Shows like One Mississippi and Transparent, which will be moving on without the sexual harassers associated with them, and other shows like Take My Wife and Lena Waithe’s upcoming The Chi are proving queer women can make brilliant content when given the chance. As cis white men are forced out to face repercussions for their actions, this could become our moment.

Transparent has a lot of big decisions to make. When the show was first announced, Amazon and Jill Soloway defended casting a man as the leading trans character by saying they needed a big name to sell the show and attract viewers. But the show already has a home now, an established viewership and many awards under it’s belt (even without Tambor). Other shows — RoseanneOnce Upon a TimeBewitchedFresh Prince of Bel-Aire, and Game of Thrones, for example — have recast major characters, but this would be a change of a much larger magnitude. Tambor is the face of the show. He’s won two Emmys for this role. He is the trans parent of the Pfefferman clan. But he’s not the whole show. He’s not even the transgender heart of it.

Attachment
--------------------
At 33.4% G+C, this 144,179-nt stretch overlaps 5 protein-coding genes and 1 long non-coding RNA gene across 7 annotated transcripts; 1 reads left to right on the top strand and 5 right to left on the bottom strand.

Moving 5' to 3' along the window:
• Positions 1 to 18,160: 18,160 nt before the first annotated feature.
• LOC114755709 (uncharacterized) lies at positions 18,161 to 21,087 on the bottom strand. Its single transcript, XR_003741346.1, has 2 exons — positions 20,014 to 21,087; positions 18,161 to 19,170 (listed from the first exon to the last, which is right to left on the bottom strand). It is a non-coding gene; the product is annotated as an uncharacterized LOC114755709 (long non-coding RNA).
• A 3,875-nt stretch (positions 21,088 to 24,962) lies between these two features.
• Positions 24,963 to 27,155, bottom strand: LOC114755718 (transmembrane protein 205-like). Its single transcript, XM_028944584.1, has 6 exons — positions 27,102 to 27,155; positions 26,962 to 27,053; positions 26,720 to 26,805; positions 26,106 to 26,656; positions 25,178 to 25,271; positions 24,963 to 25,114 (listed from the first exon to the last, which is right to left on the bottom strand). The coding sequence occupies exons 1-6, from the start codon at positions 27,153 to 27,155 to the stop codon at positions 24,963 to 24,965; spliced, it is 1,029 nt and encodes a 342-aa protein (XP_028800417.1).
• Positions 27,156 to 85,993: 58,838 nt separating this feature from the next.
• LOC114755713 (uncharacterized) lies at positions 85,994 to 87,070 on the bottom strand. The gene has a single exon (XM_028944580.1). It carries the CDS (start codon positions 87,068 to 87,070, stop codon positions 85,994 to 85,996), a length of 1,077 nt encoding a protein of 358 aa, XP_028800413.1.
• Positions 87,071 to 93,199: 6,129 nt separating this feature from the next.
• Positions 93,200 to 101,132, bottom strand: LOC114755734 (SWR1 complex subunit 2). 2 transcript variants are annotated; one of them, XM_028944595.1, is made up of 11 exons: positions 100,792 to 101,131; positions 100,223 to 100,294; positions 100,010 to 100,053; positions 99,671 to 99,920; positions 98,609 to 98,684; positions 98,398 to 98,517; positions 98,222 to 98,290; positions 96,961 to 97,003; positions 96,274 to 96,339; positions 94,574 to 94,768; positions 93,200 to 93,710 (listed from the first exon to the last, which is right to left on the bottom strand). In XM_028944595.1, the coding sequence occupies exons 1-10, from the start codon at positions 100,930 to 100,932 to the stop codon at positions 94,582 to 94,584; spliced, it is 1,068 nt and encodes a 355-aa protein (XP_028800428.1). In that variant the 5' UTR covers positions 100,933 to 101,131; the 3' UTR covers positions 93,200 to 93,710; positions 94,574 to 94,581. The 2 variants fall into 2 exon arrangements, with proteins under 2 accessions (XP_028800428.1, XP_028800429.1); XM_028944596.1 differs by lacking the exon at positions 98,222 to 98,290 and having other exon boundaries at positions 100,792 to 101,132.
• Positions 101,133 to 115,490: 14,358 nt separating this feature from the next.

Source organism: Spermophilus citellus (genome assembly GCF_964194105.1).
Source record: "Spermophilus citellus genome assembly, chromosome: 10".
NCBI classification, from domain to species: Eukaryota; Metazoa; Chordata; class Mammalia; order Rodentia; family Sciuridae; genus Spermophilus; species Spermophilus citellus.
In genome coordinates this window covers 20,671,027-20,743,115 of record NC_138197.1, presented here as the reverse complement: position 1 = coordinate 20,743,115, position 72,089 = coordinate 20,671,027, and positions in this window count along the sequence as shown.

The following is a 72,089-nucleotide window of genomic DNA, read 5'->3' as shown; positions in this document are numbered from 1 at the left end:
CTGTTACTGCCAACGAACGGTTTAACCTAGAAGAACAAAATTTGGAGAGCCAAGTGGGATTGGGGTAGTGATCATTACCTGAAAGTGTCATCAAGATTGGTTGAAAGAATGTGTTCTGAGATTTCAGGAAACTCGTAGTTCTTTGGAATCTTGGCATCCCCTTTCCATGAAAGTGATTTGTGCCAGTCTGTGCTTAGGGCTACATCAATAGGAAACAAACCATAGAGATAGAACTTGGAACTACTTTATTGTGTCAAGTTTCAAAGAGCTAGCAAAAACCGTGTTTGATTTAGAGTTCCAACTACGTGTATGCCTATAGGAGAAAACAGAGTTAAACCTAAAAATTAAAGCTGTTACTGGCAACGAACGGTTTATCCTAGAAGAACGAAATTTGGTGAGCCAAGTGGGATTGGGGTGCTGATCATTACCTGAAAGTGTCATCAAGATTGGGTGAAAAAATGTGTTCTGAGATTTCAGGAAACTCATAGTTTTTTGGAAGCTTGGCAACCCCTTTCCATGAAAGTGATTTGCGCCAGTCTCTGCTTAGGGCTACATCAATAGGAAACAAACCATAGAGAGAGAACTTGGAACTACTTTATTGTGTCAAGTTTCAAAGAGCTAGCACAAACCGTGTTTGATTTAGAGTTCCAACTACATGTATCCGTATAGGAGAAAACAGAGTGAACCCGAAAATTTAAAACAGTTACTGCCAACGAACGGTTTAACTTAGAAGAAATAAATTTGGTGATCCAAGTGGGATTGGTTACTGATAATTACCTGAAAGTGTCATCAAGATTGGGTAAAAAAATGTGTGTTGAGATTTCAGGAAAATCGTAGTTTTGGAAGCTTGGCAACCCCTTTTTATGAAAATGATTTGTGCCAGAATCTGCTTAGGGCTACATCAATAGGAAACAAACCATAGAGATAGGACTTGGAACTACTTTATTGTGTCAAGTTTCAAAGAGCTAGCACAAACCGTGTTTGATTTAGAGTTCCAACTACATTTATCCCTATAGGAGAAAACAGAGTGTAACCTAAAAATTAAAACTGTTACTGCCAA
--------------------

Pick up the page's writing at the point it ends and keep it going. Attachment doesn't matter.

One of the best things Transparent has done is hire trans people to tell their own stories. Actors like Trace Lysette, Hari Nef and especially Alexandria Billings have brought a soul and reality to their characters that we’ve rarely seen on TV. Producers and writers like Rhys Ernst, Zackary Drucker and Our Lady J have kept the trans storylines and representation grounded and full of scenes that any trans person watching would be able to deeply relate to. The show still has these people, and the many other trans actors and crew members who have made it so revolutionary. It also still has Jill Soloway, Judith Light, Amy Landecker, Jay Duplass and Gaby Hoffman, who shined especially bright in Season Four as her character started figuring out her own transgender identity.

As Our Lady J said, the show shouldn’t be ruined because of one cis man’s behavior, and all of the trans people who work on the show shouldn’t lose their jobs for the same reason. So I see several options.